Nurse practitioners are autonomous health professionals with advanced education who provide essential health services grounded in professional, ethical and legal standards. They integrate their in‐depth knowledge of advanced nursing practice and theory, health management, health promotion and disease/injury prevention, and other relevant biomedical and psychosocial theories to provide comprehensive health services. Nurse practitioners work in collaboration with their clients and other health care providers in the provision of high quality patient‐centred care.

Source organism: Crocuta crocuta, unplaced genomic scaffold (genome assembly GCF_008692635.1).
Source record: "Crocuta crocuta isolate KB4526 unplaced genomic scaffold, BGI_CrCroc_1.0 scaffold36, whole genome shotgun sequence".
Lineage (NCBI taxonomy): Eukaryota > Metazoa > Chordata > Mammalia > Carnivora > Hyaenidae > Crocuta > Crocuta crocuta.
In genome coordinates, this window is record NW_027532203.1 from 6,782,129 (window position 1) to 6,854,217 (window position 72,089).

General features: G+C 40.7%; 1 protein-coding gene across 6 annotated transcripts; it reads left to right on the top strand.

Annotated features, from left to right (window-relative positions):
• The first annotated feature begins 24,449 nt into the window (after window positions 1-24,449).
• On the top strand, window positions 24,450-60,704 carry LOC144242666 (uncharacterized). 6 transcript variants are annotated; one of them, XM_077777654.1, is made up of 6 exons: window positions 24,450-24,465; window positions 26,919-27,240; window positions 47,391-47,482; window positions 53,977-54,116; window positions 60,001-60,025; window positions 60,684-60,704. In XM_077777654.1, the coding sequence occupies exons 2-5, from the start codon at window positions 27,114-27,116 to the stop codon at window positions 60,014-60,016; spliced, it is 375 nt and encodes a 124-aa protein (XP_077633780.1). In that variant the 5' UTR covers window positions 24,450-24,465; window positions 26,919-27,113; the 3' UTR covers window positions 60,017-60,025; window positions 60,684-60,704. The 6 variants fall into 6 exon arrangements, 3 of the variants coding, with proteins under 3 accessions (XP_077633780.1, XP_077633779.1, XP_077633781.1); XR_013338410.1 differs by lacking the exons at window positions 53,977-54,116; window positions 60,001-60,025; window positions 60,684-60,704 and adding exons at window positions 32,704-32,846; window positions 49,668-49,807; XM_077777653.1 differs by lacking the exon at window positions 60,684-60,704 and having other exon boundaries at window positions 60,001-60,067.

R EFERENCES Aggarwal, M., & Hutchison, B. (2012). Toward a primary care strategy for Canada. Canadian Foundation for Healthcare Improvement. Retrieved from http://www.cfhi‐fcass.ca/Libraries/Reports/Primary‐Care‐Strategy‐EN.sflb.ashx Canadian Nurses Association. (2012). Primary Healthcare: A New Approach to Health Care Reform. Ottawa: Author. Canadian Health Services Research Foundation. (2012). Interprofessional Collaborative Teams. Ottawa: Author Health Canada (2006). About PHC. Retrieved from http://www.hc‐sc.gc.ca/hcs‐ sss/prim/about‐apropos‐eng.php New Brunswick Premier's Health Quality Council (2002). Health Renewal. Fredericton: Author Raphael, D. (2004). Social Determinants of Health Canadian Perspectives. Toronto: Canadian Scholars’ Press Inc.Shields. M, Statistics Canada (2005). Population projections for Canada, provinces and territories 2005‐2031. Catalogue #91‐520‐X1E. World Health Organization. (2008). Primary Health Care in Action. Geneva:Author World Health Organization. (2003). Health Systems: Principled integrated care: In The World Health Report 2003 ‐ Shaping the Future (pp 105‐131). Geneva: Author. Volunteer Canada (2013) Volunteering and Older Adults Final Report. Report commissioned by Human Resources and Skills Development Canada. Ottawa: Author. Retrieved from: http://volunteer.ca/content/volunteering‐and‐older‐ adults‐final‐report. Yong PL, Saunders RS, Olsen LA, (2010). The Healthcare Imperative: Lowering Costs and Improving Outcomes: Workshop Series Summary. Institute of Medicine (US) Roundtable on Evidence‐Based Medicine, Washington (DC): National Academies Press.